Virginia Governor Terry McAuliffe operates unmanned systems in three domains

 

During a technology demonstration at the Mid-Atlantic Regional Unmanned Aircraft Systems (MARUAS) Airfield at NASA’s Wallops Flight Facility in coastal Virginia, Virginia Governor Terry McAuliffe operated unmanned systems in three domains—air, land, and sea.

The demonstration showcased how unmanned systems are being used by scientists to study the effects of major storms and sea-level rise on barrier-island dynamics, in an effort to form policies for coastal resilience.

“By combining unmanned systems across all three domains we are collecting data that will provide greater insight into our coastline, demonstrating the transformative nature of these technologies, and highlighting the capabilities of this uniquely situated facility at Wallops,” Governor McAuliffe says.

“By leaning forward on emerging these emerging technologies, we can bring enormous benefits to our economy and our environment.”

William & Mary’s Virginia Institute of Marine Science (VIMS) and Randolph-Macon College worked with the University of Delaware to perform the preliminary coastal-resilience study.

The work conducted serves as a pilot study for a “larger, more comprehensive investigation” of the coastal zone of Assateague, Chincoteague, and Wallops islands, which was previously known as the Integrated Barrier Island Systems (IBIS) project.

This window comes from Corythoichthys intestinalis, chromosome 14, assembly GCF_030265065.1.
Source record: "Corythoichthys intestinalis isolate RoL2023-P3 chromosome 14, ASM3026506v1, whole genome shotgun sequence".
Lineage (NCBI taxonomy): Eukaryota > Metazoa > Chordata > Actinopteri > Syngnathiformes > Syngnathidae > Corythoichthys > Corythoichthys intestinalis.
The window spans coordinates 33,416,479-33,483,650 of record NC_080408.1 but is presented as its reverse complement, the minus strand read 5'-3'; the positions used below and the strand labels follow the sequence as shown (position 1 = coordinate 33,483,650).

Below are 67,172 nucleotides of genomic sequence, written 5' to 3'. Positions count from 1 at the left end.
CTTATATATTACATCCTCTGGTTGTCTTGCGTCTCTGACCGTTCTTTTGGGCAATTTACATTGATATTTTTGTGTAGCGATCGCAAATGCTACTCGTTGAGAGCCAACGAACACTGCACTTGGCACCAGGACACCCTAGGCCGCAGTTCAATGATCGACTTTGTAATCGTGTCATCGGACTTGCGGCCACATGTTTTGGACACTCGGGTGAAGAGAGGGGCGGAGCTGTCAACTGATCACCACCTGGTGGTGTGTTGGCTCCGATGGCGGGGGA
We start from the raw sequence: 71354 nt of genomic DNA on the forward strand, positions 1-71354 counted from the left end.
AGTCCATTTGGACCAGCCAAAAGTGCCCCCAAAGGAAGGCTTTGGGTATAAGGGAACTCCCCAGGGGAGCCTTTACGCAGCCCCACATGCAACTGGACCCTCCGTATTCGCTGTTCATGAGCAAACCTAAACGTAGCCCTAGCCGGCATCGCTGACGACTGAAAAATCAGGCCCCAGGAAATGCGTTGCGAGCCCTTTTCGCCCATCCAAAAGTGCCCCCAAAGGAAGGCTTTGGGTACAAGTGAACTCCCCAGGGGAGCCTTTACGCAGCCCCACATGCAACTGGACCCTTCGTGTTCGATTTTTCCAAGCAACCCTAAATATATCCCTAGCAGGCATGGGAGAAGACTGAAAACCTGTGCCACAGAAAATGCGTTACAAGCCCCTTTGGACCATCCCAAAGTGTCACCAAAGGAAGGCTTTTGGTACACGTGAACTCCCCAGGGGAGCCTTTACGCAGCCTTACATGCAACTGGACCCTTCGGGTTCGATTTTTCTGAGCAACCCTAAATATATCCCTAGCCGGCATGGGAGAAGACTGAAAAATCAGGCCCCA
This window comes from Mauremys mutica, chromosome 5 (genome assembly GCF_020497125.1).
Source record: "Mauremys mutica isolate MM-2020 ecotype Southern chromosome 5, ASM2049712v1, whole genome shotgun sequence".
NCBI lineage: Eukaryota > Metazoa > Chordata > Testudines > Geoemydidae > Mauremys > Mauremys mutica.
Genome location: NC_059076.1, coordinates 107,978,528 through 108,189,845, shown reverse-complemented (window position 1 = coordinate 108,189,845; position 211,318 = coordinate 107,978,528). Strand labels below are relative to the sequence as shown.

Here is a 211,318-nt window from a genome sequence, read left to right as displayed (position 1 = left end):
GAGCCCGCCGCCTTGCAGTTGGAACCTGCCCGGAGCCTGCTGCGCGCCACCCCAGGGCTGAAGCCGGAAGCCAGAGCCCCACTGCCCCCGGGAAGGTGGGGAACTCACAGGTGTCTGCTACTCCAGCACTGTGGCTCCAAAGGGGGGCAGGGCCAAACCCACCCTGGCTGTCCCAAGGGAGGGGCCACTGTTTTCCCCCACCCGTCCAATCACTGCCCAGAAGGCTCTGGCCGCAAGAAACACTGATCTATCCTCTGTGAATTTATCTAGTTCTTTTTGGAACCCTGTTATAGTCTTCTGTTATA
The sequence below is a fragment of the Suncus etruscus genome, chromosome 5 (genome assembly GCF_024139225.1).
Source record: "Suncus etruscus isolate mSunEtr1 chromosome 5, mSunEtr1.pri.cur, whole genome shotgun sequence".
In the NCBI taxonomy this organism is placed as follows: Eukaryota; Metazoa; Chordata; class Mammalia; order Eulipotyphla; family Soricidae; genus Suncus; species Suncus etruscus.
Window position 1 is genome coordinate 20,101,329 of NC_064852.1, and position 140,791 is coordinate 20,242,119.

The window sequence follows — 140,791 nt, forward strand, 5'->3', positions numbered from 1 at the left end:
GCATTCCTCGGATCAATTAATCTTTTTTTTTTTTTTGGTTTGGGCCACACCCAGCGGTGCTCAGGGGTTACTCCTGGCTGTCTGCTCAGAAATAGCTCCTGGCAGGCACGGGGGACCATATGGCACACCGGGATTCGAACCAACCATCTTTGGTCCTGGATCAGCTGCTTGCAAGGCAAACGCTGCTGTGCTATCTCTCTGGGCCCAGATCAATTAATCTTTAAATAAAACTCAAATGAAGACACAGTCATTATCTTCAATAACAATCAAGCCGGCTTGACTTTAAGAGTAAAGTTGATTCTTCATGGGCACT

“Technologies such as aerial drones, ground-penetrating radar, and autonomous underwater vehicles can help us unravel the past and present dynamics of our coastal zone so we can better predict its future response to storms and sea-level rise,” says VIMS Dean and Director John Wells.

“That knowledge provides a valuable decision-making tool for increasing coastal resiliency in Virginia and around the nation and world.”

The coastal study is being conducted under the auspices of the Mid-Atlantic Coastal Resilience Institute (MACRI). Founded back in 2014, MACRI is a “multi-state, multi-disciplinary partnership dedicated to integrated climate-change research.”

The goal of MACRI is to use scaled science and research to inform public policy, in an effort to help local and regional leaders make coastal habitats more resilient.

The Assateague-Chincoteague-Wallops islands system was chosen for the first major MACRI study because it is one of the most dynamic systems on the East Coast of the United States.